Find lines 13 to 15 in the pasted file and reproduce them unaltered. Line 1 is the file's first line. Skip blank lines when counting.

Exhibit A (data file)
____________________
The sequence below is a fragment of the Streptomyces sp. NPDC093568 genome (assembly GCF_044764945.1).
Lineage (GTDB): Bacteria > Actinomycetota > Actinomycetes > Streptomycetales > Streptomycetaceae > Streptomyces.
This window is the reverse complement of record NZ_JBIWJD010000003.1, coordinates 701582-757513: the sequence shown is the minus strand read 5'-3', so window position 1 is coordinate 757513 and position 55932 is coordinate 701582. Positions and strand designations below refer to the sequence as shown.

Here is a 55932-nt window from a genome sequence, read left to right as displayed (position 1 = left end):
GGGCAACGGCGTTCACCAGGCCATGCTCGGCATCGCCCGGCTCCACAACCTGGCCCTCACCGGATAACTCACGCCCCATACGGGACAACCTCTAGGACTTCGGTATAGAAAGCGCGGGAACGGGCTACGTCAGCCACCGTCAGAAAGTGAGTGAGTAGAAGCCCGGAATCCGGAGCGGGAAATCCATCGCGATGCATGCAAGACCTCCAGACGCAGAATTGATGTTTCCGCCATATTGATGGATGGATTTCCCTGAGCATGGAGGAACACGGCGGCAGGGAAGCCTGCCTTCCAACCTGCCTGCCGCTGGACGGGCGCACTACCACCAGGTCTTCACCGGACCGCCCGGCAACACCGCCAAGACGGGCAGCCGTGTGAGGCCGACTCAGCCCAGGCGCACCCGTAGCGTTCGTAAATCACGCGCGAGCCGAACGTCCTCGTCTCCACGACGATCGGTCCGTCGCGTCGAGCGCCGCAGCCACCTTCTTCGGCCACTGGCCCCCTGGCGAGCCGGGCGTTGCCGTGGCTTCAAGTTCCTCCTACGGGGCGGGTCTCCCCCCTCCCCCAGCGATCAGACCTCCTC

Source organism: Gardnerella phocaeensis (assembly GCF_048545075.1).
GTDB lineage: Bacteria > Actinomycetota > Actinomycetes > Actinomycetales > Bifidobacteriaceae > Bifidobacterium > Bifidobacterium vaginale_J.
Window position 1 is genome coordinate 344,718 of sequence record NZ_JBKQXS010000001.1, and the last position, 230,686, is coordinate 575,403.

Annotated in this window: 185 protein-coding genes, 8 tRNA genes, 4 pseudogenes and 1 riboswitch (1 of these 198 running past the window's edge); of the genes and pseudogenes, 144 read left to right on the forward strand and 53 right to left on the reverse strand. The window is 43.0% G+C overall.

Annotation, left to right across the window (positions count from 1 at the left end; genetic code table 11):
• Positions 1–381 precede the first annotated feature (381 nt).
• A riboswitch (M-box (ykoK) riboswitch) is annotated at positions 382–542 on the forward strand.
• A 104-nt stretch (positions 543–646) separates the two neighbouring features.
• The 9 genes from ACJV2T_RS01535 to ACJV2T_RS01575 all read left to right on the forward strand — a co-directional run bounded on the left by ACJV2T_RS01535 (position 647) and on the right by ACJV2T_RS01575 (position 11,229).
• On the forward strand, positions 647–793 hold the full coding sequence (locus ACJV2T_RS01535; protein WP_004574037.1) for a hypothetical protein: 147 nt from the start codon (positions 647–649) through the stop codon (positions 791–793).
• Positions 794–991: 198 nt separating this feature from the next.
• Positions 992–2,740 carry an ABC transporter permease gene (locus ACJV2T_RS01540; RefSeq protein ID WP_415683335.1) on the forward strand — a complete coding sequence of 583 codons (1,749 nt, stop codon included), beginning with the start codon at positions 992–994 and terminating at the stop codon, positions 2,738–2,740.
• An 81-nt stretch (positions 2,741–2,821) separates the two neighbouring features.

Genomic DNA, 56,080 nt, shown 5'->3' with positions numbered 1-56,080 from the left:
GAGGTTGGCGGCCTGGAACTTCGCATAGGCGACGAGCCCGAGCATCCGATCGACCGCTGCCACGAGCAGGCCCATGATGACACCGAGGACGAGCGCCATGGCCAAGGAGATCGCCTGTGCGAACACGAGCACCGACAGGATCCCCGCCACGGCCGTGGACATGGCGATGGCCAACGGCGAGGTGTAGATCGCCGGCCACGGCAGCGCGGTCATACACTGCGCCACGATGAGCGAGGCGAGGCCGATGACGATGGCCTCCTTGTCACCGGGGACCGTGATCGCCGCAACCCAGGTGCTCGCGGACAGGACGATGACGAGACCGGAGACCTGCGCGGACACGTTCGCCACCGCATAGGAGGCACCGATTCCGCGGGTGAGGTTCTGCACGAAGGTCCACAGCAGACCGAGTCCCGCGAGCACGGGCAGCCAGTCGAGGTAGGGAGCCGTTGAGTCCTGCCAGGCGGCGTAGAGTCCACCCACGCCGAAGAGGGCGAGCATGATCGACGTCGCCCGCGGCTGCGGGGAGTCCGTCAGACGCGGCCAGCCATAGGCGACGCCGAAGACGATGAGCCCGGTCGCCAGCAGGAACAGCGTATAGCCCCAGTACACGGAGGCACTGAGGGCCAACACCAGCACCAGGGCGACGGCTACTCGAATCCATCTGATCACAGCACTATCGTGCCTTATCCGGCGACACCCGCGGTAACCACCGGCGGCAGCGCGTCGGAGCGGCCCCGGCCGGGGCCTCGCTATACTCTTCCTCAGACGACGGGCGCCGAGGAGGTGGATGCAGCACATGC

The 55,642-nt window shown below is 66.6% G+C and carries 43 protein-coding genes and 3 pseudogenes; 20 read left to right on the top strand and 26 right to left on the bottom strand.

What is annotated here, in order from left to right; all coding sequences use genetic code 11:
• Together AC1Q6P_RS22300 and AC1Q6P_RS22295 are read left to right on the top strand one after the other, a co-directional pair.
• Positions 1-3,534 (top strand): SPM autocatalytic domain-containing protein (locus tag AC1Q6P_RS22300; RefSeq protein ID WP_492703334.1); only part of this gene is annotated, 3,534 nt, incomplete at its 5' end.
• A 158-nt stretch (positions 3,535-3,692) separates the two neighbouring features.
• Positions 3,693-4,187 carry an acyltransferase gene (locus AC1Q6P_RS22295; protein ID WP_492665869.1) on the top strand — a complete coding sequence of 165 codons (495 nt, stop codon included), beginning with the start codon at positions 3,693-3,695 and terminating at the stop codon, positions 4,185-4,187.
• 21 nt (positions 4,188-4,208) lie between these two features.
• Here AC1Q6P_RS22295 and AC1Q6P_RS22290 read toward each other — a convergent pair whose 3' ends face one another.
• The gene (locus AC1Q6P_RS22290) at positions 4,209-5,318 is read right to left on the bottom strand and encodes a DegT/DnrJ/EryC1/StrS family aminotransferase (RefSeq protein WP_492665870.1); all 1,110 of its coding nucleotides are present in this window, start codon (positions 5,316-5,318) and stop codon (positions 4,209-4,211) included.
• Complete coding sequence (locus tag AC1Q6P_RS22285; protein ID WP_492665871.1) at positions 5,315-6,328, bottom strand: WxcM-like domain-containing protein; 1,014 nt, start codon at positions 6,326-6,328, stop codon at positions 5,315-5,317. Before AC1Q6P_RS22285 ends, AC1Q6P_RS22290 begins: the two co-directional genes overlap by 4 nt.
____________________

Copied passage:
• A 104-nt stretch (positions 543–646) separates the two neighbouring features.
• The 9 genes from ACJV2T_RS01535 to ACJV2T_RS01575 all read left to right on the forward strand — a co-directional run bounded on the left by ACJV2T_RS01535 (position 647) and on the right by ACJV2T_RS01575 (position 11,229).
• On the forward strand, positions 647–793 hold the full coding sequence (locus ACJV2T_RS01535; protein WP_004574037.1) for a hypothetical protein: 147 nt from the start codon (positions 647–649) through the stop codon (positions 791–793).